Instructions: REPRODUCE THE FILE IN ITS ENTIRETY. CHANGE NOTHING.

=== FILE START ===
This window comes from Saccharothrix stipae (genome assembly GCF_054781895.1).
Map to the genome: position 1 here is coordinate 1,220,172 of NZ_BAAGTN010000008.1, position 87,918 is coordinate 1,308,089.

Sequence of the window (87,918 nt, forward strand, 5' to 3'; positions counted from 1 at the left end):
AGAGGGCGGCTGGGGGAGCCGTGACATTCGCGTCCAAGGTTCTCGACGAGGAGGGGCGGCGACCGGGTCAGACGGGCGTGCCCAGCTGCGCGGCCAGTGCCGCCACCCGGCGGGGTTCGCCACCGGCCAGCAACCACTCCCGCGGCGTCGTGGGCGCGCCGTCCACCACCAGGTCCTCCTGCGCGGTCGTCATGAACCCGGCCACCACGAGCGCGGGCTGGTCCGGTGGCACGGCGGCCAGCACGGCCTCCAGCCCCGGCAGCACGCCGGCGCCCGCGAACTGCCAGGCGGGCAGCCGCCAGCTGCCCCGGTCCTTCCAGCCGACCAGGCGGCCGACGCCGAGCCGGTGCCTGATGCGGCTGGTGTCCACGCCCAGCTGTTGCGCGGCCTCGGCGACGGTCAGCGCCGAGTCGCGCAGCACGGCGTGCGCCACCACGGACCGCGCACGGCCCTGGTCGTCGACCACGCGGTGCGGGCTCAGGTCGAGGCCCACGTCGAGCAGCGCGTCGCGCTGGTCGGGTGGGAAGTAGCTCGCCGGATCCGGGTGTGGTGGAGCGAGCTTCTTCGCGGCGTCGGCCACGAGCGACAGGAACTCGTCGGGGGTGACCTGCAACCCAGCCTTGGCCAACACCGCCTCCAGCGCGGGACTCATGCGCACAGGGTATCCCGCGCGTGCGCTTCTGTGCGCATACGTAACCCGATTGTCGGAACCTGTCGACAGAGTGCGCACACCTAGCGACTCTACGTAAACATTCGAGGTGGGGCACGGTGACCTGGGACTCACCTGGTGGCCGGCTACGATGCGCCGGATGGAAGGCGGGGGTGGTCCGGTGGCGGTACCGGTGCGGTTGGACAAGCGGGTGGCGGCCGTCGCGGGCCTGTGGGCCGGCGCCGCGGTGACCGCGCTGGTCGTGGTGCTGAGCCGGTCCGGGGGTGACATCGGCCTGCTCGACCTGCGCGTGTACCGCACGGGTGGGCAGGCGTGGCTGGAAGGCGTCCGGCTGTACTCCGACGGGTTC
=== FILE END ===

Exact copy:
This window comes from Saccharothrix stipae (genome assembly GCF_054781895.1).
Map to the genome: position 1 here is coordinate 1,220,172 of NZ_BAAGTN010000008.1, position 87,918 is coordinate 1,308,089.

Sequence of the window (87,918 nt, forward strand, 5' to 3'; positions counted from 1 at the left end):
AGAGGGCGGCTGGGGGAGCCGTGACATTCGCGTCCAAGGTTCTCGACGAGGAGGGGCGGCGACCGGGTCAGACGGGCGTGCCCAGCTGCGCGGCCAGTGCCGCCACCCGGCGGGGTTCGCCACCGGCCAGCAACCACTCCCGCGGCGTCGTGGGCGCGCCGTCCACCACCAGGTCCTCCTGCGCGGTCGTCATGAACCCGGCCACCACGAGCGCGGGCTGGTCCGGTGGCACGGCGGCCAGCACGGCCTCCAGCCCCGGCAGCACGCCGGCGCCCGCGAACTGCCAGGCGGGCAGCCGCCAGCTGCCCCGGTCCTTCCAGCCGACCAGGCGGCCGACGCCGAGCCGGTGCCTGATGCGGCTGGTGTCCACGCCCAGCTGTTGCGCGGCCTCGGCGACGGTCAGCGCCGAGTCGCGCAGCACGGCGTGCGCCACCACGGACCGCGCACGGCCCTGGTCGTCGACCACGCGGTGCGGGCTCAGGTCGAGGCCCACGTCGAGCAGCGCGTCGCGCTGGTCGGGTGGGAAGTAGCTCGCCGGATCCGGGTGTGGTGGAGCGAGCTTCTTCGCGGCGTCGGCCACGAGCGACAGGAACTCGTCGGGGGTGACCTGCAACCCAGCCTTGGCCAACACCGCCTCCAGCGCGGGACTCATGCGCACAGGGTATCCCGCGCGTGCGCTTCTGTGCGCATACGTAACCCGATTGTCGGAACCTGTCGACAGAGTGCGCACACCTAGCGACTCTACGTAAACATTCGAGGTGGGGCACGGTGACCTGGGACTCACCTGGTGGCCGGCTACGATGCGCCGGATGGAAGGCGGGGGTGGTCCGGTGGCGGTACCGGTGCGGTTGGACAAGCGGGTGGCGGCCGTCGCGGGCCTGTGGGCCGGCGCCGCGGTGACCGCGCTGGTCGTGGTGCTGAGCCGGTCCGGGGGTGACATCGGCCTGCTCGACCTGCGCGTGTACCGCACGGGTGGGCAGGCGTGGCTGGAAGGCGTCCGGCTGTACTCCGACGGGTTC